Tuesday, July 16, 2019

Trinidad: Making 'Palimos'

Light Catchers

A FEW days ago, my newsfeed was full of indignant posts in response to Dick Gordon’s derogatory comment about Igorots going down to make "palimos."

I tried watching the whole video, but I could not get past the part where the senator kept interrupting Madam Edna Tabanda so she did not get a chance to speak. I couldn’t continue. I just kept cringing.

I wonder if the senator spoke to her like that because he didn’t want any objections to his proposal. It showed me though, that he didn’t know much about the Igorot and the Highlands.

I cannot call myself full blooded Igorot because my parents are from Pangasinan. I was born here in Baguio, and I’ve been here almost all of my life save for a few weeks out now and then. Solid Cordilleran.

It was no other than our Philippine National Artist BenCab who educated me about the Igorot and made me proud to live among them.

I interviewed him for a Women’s Journal article 21 years ago when he was building a name for himself, and asked, among others, why he chose to settle here.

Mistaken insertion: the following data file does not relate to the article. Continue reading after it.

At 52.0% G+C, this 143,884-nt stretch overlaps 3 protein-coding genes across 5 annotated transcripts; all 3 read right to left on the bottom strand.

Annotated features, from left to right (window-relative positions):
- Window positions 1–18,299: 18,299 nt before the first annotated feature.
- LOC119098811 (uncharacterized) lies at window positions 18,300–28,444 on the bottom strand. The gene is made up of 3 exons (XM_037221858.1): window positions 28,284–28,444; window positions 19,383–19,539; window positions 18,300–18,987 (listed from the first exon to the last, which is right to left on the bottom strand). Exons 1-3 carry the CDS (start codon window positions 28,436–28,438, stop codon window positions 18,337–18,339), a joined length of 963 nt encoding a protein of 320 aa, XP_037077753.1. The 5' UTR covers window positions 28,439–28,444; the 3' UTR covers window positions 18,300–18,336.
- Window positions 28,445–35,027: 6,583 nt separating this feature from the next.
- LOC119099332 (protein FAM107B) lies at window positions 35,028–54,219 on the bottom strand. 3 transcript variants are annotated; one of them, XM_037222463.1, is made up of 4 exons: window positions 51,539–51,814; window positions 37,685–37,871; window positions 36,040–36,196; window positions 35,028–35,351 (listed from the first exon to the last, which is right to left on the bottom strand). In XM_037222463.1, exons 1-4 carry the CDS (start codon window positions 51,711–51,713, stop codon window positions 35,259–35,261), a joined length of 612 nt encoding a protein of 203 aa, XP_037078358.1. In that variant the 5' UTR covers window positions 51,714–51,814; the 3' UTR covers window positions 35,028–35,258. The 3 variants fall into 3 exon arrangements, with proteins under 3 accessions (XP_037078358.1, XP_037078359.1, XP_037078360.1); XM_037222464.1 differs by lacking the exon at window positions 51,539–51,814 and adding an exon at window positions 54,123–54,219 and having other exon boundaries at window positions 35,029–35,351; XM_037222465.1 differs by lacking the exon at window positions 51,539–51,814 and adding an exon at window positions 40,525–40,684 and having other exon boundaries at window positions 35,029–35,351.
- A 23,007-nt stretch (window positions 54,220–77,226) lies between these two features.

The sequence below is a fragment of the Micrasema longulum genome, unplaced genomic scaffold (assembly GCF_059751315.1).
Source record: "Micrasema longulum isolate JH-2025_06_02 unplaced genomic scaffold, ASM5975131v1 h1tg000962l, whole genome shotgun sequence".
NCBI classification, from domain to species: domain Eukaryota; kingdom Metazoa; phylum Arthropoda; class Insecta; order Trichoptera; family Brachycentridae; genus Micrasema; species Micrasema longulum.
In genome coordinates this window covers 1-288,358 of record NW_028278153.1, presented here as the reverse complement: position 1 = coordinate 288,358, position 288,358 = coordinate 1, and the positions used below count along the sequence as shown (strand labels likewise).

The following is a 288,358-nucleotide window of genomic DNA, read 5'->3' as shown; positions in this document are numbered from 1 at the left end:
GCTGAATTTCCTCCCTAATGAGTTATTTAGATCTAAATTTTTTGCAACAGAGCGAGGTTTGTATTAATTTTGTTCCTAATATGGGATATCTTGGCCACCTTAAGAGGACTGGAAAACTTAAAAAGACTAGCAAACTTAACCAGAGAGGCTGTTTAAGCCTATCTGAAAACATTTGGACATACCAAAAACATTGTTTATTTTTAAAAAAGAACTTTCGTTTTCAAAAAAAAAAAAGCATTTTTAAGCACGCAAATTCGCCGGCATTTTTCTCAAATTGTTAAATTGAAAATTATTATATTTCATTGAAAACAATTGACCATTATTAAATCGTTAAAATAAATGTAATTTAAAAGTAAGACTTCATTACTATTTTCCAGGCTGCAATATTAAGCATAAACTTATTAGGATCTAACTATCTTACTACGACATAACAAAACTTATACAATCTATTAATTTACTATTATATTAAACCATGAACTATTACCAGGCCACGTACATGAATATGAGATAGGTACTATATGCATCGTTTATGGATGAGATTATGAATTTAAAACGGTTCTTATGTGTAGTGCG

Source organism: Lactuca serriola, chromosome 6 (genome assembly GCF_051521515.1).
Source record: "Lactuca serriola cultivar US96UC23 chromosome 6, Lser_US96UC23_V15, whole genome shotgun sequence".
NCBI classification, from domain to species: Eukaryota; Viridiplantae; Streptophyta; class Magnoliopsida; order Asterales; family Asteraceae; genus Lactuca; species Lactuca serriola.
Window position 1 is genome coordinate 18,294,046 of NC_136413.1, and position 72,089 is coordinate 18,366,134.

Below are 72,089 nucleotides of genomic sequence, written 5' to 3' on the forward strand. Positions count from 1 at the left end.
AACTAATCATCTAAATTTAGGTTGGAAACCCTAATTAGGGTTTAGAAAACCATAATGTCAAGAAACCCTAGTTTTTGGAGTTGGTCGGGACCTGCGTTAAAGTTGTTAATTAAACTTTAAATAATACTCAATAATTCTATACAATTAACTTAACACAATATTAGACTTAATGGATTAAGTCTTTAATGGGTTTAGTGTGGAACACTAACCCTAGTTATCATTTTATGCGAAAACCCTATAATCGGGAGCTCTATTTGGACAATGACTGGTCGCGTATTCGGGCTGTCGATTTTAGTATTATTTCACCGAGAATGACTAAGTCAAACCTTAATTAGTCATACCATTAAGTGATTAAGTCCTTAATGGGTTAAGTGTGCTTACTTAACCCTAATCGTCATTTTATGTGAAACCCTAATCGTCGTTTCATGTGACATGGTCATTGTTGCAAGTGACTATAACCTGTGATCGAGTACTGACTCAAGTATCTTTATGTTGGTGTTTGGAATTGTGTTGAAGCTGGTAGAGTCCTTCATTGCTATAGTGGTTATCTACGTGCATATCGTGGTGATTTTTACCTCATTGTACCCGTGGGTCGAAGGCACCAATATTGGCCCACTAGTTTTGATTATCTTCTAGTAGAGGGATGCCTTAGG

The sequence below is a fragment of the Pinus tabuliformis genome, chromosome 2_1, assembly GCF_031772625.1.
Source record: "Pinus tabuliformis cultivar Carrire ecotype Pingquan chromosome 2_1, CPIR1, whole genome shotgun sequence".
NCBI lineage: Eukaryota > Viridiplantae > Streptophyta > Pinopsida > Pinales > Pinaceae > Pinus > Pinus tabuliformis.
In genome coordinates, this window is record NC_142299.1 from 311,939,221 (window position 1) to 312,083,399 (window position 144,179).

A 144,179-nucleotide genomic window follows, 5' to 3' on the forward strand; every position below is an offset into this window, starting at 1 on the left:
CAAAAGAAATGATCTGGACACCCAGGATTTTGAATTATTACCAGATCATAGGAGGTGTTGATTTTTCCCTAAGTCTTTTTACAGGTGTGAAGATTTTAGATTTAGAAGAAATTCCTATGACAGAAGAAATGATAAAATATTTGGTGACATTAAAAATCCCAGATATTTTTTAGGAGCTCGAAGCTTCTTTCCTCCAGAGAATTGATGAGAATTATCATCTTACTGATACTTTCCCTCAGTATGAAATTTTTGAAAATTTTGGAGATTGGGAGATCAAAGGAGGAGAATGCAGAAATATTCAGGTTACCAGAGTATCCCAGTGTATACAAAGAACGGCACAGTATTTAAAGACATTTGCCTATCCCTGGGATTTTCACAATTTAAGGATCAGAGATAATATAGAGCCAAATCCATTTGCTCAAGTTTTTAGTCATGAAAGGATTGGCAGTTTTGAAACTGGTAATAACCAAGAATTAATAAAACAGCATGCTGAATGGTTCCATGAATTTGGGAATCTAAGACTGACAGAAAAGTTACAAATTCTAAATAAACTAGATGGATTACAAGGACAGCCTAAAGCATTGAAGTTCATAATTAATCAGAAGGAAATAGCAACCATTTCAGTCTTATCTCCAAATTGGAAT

He said he admired the purity of the Highland culture, their practice of universalism, their respect for the earth.

And in an interview with the late Narda Capuyan, internationally famous for her weaves, I learned that industry, perseverance, simplicity and humility are traits of the Igorots.

I also learned that Igorots are not materialistic. They do not measure wealth in terms of how many cars they have, or how big their houses are. True wealth for them is measured by how many people they help.

In another issue of Women’s Journal, I was able to walk through the house of our Mayor Morris and Ma’m Becky Domogan’s home and saw that it mirrored the values of the indigenous tribes of the Cordilleras -- simplicity, humility, practicality, love for, and pride in, one’s culture.

I do remember, in the 90’s, that I wanted to jump up and applaud the mayor-then-congressman when I watched clips of him on TV, addressing Congress, in g-string, declaring this pride for his roots, his Igorot heritage.

There are still many Filipinos who are unaware that true Igorots are universally admired for their stewardship of the earth. Respected in many countries where they work because of their industry and perseverance. They are humble. They live simple lives because they choose to.

And definitely, making "palimos" is not part of their culture.


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